Similar to virtually all of China’s cities, the “fall” of my hometown in the name of “development” was inevitable. In the past, a small department store could already satisfy the public’s purchasing desire. Now, give the people a few massive shopping malls and they would still be dissatisfied and nitpicky. People nowadays want to go to bigger cities, or even want to shop overseas. But the building of huge shopping malls and hospitals with better facilities requires more land. Thus, the city’s expansion became inevitable.
Following the city’s expansion, friends and family who used to live in close proximity to one another and who could knock on your door at any time of the day were scattered everywhere. Sure, advancements in transportation and communication methods seem to compensate for the increased distance between one another, but they can never bring people closer together the way footsteps can.
In the past, while three-person families constituted the most basic and common family unit in China, these small families from the same family line often lived in the same neighbourhood. Living close to one another meant a higher chance of crossing paths in their daily lives: they could bump into one another at the department store, the park, or at any street and alley. Now, as various single family units are scattered across different corners of the city, people need to be more proactive in maintaining familial ties.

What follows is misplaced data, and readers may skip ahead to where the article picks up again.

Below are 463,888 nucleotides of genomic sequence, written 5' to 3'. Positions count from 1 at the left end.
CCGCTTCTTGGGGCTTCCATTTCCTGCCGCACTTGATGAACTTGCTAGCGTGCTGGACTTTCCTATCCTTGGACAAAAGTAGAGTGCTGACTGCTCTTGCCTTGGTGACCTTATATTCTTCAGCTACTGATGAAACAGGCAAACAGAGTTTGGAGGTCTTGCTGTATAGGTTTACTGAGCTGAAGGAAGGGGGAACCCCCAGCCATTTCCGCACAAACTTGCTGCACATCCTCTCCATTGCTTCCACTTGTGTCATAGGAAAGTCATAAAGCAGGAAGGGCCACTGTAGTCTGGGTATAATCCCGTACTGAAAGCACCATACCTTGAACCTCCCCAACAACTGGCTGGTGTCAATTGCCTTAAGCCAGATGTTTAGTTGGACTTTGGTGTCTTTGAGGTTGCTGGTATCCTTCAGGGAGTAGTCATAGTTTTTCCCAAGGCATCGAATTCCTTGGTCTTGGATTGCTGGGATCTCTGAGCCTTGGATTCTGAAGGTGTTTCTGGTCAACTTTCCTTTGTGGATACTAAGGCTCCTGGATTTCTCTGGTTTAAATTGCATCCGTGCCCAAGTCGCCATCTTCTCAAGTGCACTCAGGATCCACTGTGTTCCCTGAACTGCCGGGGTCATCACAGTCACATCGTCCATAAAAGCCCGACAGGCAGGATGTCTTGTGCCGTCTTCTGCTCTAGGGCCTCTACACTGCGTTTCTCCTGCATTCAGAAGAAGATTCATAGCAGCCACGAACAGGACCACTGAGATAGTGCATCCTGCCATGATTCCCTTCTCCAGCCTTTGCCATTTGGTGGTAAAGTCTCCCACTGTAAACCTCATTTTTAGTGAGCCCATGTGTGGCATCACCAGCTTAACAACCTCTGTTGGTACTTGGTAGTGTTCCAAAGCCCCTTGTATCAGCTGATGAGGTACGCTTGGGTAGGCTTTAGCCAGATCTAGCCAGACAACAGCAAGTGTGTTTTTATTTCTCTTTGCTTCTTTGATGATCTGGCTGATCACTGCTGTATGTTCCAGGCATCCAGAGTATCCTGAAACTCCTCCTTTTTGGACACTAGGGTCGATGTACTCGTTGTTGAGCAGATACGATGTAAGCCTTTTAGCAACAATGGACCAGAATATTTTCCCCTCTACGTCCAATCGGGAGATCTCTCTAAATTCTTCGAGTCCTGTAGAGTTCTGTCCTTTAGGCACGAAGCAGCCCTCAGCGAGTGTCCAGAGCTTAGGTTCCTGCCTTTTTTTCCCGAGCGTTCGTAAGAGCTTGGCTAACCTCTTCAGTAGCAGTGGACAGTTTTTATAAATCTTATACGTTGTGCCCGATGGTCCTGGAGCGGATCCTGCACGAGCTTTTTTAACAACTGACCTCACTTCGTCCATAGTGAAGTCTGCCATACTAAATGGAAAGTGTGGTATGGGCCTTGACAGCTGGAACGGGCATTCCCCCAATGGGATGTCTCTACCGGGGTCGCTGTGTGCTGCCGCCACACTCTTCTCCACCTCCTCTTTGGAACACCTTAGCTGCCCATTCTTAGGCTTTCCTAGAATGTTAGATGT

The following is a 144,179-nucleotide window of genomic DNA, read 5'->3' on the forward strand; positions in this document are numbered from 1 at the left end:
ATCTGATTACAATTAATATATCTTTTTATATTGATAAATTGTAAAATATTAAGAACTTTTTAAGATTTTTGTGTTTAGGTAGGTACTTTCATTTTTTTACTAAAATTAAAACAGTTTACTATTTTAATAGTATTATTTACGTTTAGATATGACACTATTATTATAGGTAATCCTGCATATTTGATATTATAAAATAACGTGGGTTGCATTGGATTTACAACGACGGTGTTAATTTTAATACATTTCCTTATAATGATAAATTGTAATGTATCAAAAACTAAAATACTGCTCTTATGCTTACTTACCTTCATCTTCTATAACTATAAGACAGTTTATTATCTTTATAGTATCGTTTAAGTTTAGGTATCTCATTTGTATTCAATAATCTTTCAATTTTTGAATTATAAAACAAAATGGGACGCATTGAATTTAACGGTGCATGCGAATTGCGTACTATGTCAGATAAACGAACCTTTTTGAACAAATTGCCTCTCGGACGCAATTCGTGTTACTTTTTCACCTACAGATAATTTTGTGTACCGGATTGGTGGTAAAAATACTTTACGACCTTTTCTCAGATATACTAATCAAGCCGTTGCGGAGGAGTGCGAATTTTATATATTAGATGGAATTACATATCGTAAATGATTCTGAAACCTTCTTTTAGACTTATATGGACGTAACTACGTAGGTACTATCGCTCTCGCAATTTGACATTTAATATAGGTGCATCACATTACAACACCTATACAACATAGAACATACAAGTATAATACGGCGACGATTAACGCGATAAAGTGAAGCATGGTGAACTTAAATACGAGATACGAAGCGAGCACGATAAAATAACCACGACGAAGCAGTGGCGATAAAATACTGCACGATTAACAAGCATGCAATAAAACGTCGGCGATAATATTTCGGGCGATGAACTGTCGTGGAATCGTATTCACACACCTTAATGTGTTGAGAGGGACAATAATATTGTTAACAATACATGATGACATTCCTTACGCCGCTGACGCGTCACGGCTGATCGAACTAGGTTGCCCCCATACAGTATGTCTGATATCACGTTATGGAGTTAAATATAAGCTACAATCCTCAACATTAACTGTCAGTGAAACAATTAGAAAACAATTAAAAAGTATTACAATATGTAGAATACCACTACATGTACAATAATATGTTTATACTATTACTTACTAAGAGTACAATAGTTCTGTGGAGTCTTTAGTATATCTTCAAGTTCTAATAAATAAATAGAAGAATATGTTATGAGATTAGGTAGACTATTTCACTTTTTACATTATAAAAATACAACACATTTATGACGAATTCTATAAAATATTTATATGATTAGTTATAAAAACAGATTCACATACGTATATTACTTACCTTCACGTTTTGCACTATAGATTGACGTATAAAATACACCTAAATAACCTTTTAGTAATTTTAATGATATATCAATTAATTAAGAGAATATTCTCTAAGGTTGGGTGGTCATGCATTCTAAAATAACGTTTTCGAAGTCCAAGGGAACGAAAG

Another common cause that resulted in the dispersal of family members, apart from the changes in way of life as a result of the city’s expansion, is the need to relocate to another Chinese city or province, or even overseas, to study or work. Some of these relocations can be temporary, while others are for good. As a result, Chinese families have to readjust the way family members interact with one another, thereby indirectly affecting their understanding of tradition.
It’s not that tradition is unsustainable; it has simply evolved and is preserved in a manner that’s more aligned to the new environment and circumstances. After my grandparents passed away, the adults who originally belonged to the family’s second generation were "promoted" and became the most senior in the family. The original third-generation juniors became the driving force of the family, and their children made up the third generation that we were previously a part of.